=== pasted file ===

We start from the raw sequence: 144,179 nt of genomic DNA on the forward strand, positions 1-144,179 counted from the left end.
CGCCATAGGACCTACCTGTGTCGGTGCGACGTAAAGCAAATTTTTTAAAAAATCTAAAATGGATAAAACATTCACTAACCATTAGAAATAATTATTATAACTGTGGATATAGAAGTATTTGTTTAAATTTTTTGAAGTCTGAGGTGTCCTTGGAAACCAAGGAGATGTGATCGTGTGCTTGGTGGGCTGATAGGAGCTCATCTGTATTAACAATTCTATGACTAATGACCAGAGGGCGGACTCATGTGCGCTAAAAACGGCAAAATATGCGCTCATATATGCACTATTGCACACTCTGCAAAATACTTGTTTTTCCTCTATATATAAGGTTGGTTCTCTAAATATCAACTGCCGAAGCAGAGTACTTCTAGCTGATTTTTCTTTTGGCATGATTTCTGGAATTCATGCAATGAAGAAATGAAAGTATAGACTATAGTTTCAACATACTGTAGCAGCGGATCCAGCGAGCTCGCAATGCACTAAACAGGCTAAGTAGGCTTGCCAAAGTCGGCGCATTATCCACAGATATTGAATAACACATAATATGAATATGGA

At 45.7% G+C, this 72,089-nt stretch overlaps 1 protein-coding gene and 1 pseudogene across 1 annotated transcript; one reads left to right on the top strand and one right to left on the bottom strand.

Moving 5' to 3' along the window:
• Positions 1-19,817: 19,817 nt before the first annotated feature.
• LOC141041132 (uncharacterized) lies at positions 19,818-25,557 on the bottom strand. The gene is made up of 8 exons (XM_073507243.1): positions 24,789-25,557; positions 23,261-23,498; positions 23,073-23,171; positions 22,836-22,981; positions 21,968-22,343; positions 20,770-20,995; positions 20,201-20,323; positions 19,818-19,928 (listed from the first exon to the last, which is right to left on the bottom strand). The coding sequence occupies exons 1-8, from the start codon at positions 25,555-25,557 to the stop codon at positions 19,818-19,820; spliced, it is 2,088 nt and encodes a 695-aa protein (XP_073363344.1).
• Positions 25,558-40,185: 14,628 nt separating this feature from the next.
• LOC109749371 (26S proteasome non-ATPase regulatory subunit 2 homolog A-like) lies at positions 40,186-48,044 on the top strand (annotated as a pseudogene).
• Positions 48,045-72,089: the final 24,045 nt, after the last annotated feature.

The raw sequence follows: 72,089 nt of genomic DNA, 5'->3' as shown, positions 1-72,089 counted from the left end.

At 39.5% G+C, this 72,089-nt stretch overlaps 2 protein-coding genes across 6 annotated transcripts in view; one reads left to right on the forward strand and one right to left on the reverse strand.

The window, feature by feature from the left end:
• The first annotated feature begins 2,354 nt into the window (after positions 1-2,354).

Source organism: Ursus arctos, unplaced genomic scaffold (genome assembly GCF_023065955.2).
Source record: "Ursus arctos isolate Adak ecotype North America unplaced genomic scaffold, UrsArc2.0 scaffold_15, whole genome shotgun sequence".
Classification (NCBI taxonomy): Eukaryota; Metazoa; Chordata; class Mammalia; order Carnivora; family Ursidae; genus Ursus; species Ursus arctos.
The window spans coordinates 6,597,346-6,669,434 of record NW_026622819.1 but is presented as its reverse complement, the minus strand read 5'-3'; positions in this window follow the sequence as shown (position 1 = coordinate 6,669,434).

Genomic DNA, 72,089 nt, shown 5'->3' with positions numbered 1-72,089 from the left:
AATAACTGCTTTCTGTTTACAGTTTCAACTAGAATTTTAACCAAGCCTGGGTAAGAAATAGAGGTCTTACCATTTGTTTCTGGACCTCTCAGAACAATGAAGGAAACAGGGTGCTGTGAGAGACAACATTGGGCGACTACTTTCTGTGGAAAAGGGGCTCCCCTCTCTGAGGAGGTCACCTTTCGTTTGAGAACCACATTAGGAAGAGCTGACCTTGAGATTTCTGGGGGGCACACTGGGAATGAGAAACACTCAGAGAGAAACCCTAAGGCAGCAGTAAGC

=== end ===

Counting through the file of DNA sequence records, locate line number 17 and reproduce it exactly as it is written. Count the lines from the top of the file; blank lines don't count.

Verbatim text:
The window spans coordinates 6,597,346-6,669,434 of record NW_026622819.1 but is presented as its reverse complement, the minus strand read 5'-3'; positions in this window follow the sequence as shown (position 1 = coordinate 6,669,434).